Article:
The study found that a group of four proteins, specifically DNA-binding proteins known as transcription factors, work in a multi-tiered fashion to control the T-cell genetic switch in a series of steps. This was a surprise because transcription factors are widely assumed to work in a simultaneous, all-at-once fashion when collaborating to regulate genes.

The results may ultimately allow doctors to boost a person's T-cell population. This has potential applications in fighting various diseases, including AIDS, which infects mature T cells.

"In the past, combinatorial gene regulation was thought to involve all the transcription factors being required at the same time," says Kueh, who works in the lab of  Ellen Rothenberg, Caltech's Albert Billings Ruddock Professor of Biology. "This was particularly true in the case of the genetic switch for T-cell commitment, where it was thought that a quorum of the factors working simultaneously was needed to ensure that the gene would only be expressed in the right cell type."

The authors report that a key to their finding was the ability to image live cells in real-time. They genetically engineered mouse cells so that a gene called Bcl11b—the key switch for T cells—would express a fluorescent protein in addition to its own Bcl11b protein. This caused the mouse cells to glow when the Bcl11b gene was turn on. By monitoring how different transcription factors, or proteins, affected the activation of this genetic switch in individual cells, the researchers were able to isolate the distinct roles of the proteins.

The results showed that four proteins work together in three distinct steps to flip the switch for T cells. Kueh says to think of the process as a team of people working together to get a light turned on. He says first two proteins in the chain (TCF1 and GATA3) open a door where the main light switch is housed, while the next protein (Notch) essentially switches the light on. A fourth protein (Runx1) controls the amplitude of the signal, like sliding a light dimmer.

"We identify the contributions of four regulators of Bcl11b, which are all needed for its activation but carry out surprisingly different functions in enabling the gene to be turned on," says Rothenberg. "It's interesting—the gene still needs the full quorum of transcription factors, but we now find that it also needs them to work in the right order. This makes the gene respond not only to the cell's current state, but also to the cell's recent developmental history."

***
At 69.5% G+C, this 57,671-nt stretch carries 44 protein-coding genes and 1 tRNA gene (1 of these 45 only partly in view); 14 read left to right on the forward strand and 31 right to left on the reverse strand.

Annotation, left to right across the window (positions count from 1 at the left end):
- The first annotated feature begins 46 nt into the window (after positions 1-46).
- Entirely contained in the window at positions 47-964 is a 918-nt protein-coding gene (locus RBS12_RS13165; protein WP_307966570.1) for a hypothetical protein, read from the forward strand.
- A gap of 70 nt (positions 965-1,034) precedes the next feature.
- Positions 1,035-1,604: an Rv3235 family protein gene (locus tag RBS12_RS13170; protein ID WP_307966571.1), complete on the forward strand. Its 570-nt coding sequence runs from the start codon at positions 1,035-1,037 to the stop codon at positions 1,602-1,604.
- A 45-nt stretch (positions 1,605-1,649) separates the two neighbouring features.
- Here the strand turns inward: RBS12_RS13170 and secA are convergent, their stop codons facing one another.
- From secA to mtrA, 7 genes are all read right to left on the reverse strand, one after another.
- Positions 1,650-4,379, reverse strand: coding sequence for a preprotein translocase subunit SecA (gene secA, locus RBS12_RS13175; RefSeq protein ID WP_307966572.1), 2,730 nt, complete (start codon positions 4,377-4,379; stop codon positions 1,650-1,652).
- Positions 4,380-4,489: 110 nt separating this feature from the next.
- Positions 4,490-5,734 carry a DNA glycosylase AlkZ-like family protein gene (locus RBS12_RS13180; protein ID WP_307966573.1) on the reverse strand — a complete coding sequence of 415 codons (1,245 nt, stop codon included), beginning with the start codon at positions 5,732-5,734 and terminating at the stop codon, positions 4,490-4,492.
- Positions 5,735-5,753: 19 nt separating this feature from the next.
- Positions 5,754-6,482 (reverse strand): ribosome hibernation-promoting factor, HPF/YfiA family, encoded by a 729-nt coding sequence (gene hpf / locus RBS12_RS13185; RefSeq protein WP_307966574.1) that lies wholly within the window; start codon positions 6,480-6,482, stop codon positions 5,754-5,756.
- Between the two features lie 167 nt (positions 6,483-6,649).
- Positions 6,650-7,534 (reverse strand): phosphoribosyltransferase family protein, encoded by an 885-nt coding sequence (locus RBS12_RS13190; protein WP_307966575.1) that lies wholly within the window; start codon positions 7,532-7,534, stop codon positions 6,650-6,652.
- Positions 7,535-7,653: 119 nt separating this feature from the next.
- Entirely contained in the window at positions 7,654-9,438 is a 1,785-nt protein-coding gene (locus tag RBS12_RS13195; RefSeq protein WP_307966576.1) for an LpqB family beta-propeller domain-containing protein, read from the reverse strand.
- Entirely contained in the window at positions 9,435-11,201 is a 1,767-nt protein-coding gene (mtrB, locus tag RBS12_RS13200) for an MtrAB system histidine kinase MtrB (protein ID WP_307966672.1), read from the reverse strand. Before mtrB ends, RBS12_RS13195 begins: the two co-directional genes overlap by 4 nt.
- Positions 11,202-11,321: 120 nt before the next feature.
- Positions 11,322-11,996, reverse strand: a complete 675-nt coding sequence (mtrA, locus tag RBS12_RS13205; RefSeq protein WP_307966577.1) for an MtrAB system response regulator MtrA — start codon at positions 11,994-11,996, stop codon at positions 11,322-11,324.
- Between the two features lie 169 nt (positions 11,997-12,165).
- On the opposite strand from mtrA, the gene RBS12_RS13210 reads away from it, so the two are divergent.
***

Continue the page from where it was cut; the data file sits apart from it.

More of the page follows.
Team member Kenneth Ng, a visiting student from California Polytechnic State University, says he was surprised by how much detail they could learn about gene regulation using live imaging of cells.

"I had read about this process in textbooks, but here in this study we could pinpoint what the proteins are really doing," he says.

The next step in the research is to get a closer look at precisely how the T cell genetic switch itself works. Kueh says he wants to "unscrew the panels" of the switch and understand what is physically going on in the chromosomal material around the Bcl11b gene.

The Nature Immunology paper, titled, "Asynchronous combinatorial action of four regulatory factors activates Bcl11b for T cell commitment," includes seven additional Caltech coauthors: Mary Yui, Shirley Pease, Jingli Zhang, Sagar Damle, George Freedman, Sharmayne Siu, and Michael Elowitz; as well as a collaborator at the Fred Hutchinson Cancer Research Center, Irwin Bernstein. The work at Caltech was funded by a CRI/Irvington Postdoctoral Fellowship, the National Institutes of Health, the California Institute for Regenerative Medicine, the Al Sherman Foundation, and the Louis A. Garfinkle Memorial Laboratory Fund.

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Scientists Transform Lower-Body Cells into Facial Cartilage

Caltech scientists have converted cells of the lower-body region into facial tissue that makes cartilage, in new experiments using bird embryos. The researchers discovered a "gene circuit," composed of just three genes, that can alter the fate of cells destined for the lower bodies of birds, turning them instead into cells that produce cartilage and bones in the head.

The results, published in the June 24 issue of the journal Science, could eventually lead to therapies for conditions where facial bone or cartilage is lost. For example, cartilage destroyed in the nose due to cancer is particularly hard to replace. Understanding the genetic pathways that lead to the development of facial cartilage may help in future stem-cell therapies, where a patient's own skin cells could be transformed and used to repair the nose.